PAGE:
Dickinson has made the decision to move classes online for the rest of the semester. The campus is not open to visitors until further notice.
by Tony Moore; video by Joe O'Neill
If you’ve ever had a great idea and wished you could put it into motion, take a page from Justin Gold '00’s book. In 2002, Gold found himself in a Colorado supermarket, struck by the fact that he was looking at dozens of flavors of salsa and nearly 100 varieties of jelly—but only two kinds of peanut butter. He soon began experimenting in his own kitchen with nuts and a food processor.
“I was really frustrated because your only choices were crunchy or smooth,” Gold says. “So I started making my own peanut butter, adding honey, chocolate chips or coconut flakes.”
It wasn’t long before Gold began selling his homemade nut butters at the Boulder Farmers’ Market, and soon people were buying his products faster than he could make them. So in 2004, Gold wrote his first business plan and launched his eponymous brand of organic nut butters. Now Gold is the CEO of one of the country’s fastest growing natural product companies, and his nut butters include such varieties as maple almond, honey peanut and chocolate hazelnut. His products are now available to millions of hungry, health-conscious customers, as they can be found from coast to coast at such retailers as Whole Foods Market, Safeway, Fresh Market, Target, REI and Sprouts (as well as Starbucks locations across the U.S. and Canada).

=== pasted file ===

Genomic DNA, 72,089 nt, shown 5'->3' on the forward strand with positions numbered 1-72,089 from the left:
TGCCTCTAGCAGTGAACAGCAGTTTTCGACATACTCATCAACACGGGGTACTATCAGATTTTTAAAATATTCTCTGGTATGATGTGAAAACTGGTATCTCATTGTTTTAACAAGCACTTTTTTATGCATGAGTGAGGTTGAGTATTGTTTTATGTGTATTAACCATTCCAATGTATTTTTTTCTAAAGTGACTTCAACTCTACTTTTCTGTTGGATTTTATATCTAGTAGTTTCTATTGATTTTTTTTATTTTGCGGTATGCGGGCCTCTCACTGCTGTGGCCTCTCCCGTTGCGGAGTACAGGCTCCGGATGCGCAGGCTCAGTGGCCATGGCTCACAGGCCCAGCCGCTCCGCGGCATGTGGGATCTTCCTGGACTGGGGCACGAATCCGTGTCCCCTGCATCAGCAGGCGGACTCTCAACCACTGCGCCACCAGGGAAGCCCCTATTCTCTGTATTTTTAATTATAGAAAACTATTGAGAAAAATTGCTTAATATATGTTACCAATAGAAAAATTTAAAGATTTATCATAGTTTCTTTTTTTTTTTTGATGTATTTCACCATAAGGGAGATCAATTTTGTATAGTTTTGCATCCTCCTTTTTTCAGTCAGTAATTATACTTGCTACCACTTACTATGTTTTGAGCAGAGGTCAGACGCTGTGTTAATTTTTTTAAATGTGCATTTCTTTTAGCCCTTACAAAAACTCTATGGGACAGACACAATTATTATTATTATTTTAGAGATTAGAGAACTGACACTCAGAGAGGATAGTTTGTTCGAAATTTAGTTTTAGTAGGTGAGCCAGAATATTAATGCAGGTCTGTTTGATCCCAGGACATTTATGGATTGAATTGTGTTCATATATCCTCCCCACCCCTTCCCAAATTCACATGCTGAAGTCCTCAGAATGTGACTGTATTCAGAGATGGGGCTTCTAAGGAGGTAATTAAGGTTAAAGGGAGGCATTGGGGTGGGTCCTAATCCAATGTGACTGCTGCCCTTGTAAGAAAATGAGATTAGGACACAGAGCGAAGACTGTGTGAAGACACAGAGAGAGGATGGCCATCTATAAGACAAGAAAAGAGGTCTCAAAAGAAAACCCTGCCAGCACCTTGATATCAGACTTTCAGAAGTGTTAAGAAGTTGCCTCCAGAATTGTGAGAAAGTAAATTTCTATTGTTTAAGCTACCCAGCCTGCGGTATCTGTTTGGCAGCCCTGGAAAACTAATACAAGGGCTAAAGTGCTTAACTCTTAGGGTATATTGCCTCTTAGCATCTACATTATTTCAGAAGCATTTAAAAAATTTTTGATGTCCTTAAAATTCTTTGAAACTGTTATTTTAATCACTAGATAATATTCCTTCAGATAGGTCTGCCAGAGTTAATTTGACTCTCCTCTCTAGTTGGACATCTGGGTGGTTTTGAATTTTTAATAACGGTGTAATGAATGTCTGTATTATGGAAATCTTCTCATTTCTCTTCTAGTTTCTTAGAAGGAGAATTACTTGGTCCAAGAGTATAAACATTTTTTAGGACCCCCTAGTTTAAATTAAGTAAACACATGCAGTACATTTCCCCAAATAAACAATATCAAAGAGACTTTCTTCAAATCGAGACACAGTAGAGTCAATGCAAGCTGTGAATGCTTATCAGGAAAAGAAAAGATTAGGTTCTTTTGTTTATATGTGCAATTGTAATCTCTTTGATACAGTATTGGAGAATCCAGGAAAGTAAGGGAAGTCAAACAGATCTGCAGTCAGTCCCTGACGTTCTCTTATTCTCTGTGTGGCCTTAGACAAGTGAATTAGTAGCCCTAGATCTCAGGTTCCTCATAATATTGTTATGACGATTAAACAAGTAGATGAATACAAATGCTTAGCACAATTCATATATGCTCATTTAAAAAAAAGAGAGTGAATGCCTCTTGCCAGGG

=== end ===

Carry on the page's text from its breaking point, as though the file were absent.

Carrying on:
Justin’s has received numerous accolades, including Clean Eating magazine’s 2014 Clean Choice Award (for its Maple Almond Butter 80-Calorie Squeeze Packs), Prevention magazine’s 2014 Cleanest Packaged Food Award (for its Classic Peanut Butter) and Vegetarian Times magazine’s 2013 Foodie Awards (for Best Nut Butter). The company has been ranked in the top 15 on Inc.'s 5,000 Fastest Growing Companies list in the Food and Beverage category two years in a row, and Gold was recognized in 2013 as Ernst & Young’s Entrepreneur of the Year in the Mountain Desert region. The company also enjoys endorsements from a variety of professional athletes, from a surfer and snowboarder to an MMA fighter and cyclist.
Going hand in hand with the company’s organic approach to making its nut butters, Justin’s insists on being a sustainable enterprise—no great surprise maybe, since Gold himself was an environmental-studies major at Dickinson. This approach includes the company’s offices using solar power, and all ingredients are sourced as locally and sustainably as possible. In addition, all cartons, boxes and product caddies are made with wind power, and Justin’s uses no genetically modified organisms (GMOs) in its butters or BPA in its jars.
An avid backpacker, runner, mountain biker and skier, Gold sees the organic/sustainable path as the only way forward. “How else are we going to get the industry to change,” he asks, “unless we go out there and stir things up?”
Published September 10, 2014